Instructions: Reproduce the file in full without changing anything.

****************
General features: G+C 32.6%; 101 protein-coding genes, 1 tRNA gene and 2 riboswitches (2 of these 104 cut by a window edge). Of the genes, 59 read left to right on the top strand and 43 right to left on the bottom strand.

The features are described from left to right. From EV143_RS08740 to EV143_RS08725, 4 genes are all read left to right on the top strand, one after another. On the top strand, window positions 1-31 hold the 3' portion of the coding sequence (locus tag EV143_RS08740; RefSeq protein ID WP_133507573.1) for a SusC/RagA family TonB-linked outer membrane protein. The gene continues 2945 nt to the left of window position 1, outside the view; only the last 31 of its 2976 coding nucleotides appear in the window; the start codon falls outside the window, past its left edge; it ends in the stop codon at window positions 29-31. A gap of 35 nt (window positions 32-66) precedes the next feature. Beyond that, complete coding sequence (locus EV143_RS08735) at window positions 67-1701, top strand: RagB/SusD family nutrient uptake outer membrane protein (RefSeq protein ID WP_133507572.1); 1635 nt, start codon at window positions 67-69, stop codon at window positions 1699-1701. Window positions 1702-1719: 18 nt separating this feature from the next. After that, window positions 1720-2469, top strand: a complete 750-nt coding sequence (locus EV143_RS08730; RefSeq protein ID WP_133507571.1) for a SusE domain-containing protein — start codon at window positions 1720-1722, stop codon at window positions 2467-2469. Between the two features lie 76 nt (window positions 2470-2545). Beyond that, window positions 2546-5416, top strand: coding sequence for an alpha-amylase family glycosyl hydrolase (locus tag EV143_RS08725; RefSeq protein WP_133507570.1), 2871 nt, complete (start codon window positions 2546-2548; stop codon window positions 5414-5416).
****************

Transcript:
General features: G+C 32.6%; 101 protein-coding genes, 1 tRNA gene and 2 riboswitches (2 of these 104 cut by a window edge). Of the genes, 59 read left to right on the top strand and 43 right to left on the bottom strand.

The features are described from left to right. From EV143_RS08740 to EV143_RS08725, 4 genes are all read left to right on the top strand, one after another. On the top strand, window positions 1-31 hold the 3' portion of the coding sequence (locus tag EV143_RS08740; RefSeq protein ID WP_133507573.1) for a SusC/RagA family TonB-linked outer membrane protein. The gene continues 2945 nt to the left of window position 1, outside the view; only the last 31 of its 2976 coding nucleotides appear in the window; the start codon falls outside the window, past its left edge; it ends in the stop codon at window positions 29-31. A gap of 35 nt (window positions 32-66) precedes the next feature. Beyond that, complete coding sequence (locus EV143_RS08735) at window positions 67-1701, top strand: RagB/SusD family nutrient uptake outer membrane protein (RefSeq protein ID WP_133507572.1); 1635 nt, start codon at window positions 67-69, stop codon at window positions 1699-1701. Window positions 1702-1719: 18 nt separating this feature from the next. After that, window positions 1720-2469, top strand: a complete 750-nt coding sequence (locus EV143_RS08730; RefSeq protein ID WP_133507571.1) for a SusE domain-containing protein — start codon at window positions 1720-1722, stop codon at window positions 2467-2469. Between the two features lie 76 nt (window positions 2470-2545). Beyond that, window positions 2546-5416, top strand: coding sequence for an alpha-amylase family glycosyl hydrolase (locus tag EV143_RS08725; RefSeq protein WP_133507570.1), 2871 nt, complete (start codon window positions 2546-2548; stop codon window positions 5414-5416).